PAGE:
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Oral Health Status Among Hearing and Speech Impaired Children of Karachi, Pakistan - JPDA

Oral Health Status Among Hearing and Speech Impaired Children of Karachi, Pakistan

Marium Azfar1                                                BDS, MPH

Imran Khan2                                                              BDS, MSc

Sameer Quershi3                                           BDS, MSc

Nighat Zia4                                                                  BDS, MSc

Khadijah Abid6                                                        BSC, MScc

OBJECTIVE: To evaluate dental status of children with hearing and speech impairment of Karachi Pakistan.

METHODOLOGY: This cross sectional study was conducted in Karachi, Pakistan for a period of 6 month among 106 children with hearing and speech impairment aged 5-15 years of either gender attending Deaf Reach School. After taking informed consent the subjects were examined for oral health status. Dental caries was assessed by using DMFT index and Oral hygiene status was assessed by using oral hygiene index simplified (OHIS). The data were analyzed using SPSS version 23.

RESULTS: The overall caries prevalence in the study population was 51% with an overall mean DMFT score of 2.08 (±2.97). Out of 106 hearing and speech impaired children, majority had good hygiene status (48.1%), 46.2% had fair hygiene status and only 5.7% had poor hygiene status with overall mean OHI-S score of 1.45±1.01.

CONCLUSION: A high prevalence of dental caries was observed among hearing and speech impaired children.

KEYWORDS: Dental caries, DMFT, Oral health, Oral hygiene status, deaf, hearing and speech impaired children.

HOW TO CITE: Azfar M, Khan I, Qureshi S, Zia N, Abid K. Oral health status among hearing and speech impaired children of Karachi, Pakistan. J Pak Dent Assoc 2018;27(4):181-85.

DOI: https://doi.org/10.25301/JPDA.274.181

Received: 08 May 2018, Accepted: 14 June 2018

INTRODUCTION

Dental care is noted to be the most common issue & unmet need among disabled children. Disabled children are at greater risk of poorer oral health due to other major disease such as frequent oral infections, moderate to severe malocclusion, periodontal disease & craniofacial birth defects.1 The oral needs among them may be compromised to due limited access to facilities of oral health care, neglect from parents or care takers, socioeconomic status or communication barriers.[1] Therefore, the disabled children appear to have more worsen oral health as compared to general population.[2] Judicial says in London, “Fit for the future” suggested that Oral wellbeing of disabled children ought to be raised to the level of that provided for normal children.[3]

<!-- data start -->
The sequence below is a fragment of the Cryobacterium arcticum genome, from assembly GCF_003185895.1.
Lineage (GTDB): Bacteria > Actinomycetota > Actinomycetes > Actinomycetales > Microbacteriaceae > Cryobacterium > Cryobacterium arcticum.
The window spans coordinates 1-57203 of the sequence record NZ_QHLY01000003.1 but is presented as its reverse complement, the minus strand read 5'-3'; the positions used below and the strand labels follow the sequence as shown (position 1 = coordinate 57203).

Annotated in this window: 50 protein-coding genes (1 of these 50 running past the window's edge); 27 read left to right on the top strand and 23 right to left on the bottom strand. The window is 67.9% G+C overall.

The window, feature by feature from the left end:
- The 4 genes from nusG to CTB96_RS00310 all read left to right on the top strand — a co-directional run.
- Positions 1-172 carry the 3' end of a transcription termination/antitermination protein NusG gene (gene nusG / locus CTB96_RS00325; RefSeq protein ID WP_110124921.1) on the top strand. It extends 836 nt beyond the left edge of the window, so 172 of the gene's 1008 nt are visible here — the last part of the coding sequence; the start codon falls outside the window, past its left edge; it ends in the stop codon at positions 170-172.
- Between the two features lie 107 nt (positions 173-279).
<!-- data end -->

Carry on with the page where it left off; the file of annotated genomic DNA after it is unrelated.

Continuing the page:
Deafness is the common disability in childhood. Almost two to three children per 1000 have some level of permanent congenital hearing loss.[4] According to WHO estimate there are 360 million people globally with hearing impaired, among them 9% of these are children under the age of 15. The prevalence of hearing loss disability among children is very high in Asia Pacific, South Asia, and Sub-Saharan Africa. The leading cause hearing impaired among children is chronic otitis media.6 In Pakistan, it is estimated about 1.6 per 1000 persons have bilateral hearing loss and 70% increase is due consanguineous families.7 A survey conducted at the rural area of Pakistan showed total hearing impaired as 7.9%.8

Children with hearing & speech impairment have greatest barrier of communication. They cannot understand or cooperate with dental healthcare providers easily. Literature has reported an increased level of dental caries in these sensory impaired children.9,10  Hence, there is no current data available on the oral status of deaf and dumb children of Sindh, Pakistan. Therefore, the present study was designed to provide primary data for development and planning of regional or national oral health programs for these children.

METHODOLOGY

It was a cross-sectional study conducted at the Deaf Reach School Karachi, Pakistan and duration of study was 6 months. The sample size of 106 participants was obtained by using open epi online sample size calculator. The statistics considered for sample size estimation was dental caries as 30.74%11, margin of error as 8.8% and 95% confidence level. The non-probability purposive sampling technique was employed. All children of 5-15 years of either gender having speech & hearing impairment were included in the study. Children exhibiting other forms of sensory disorders or those affected by mental and physical disabilities along with speech and hearing loss were excluded from the study.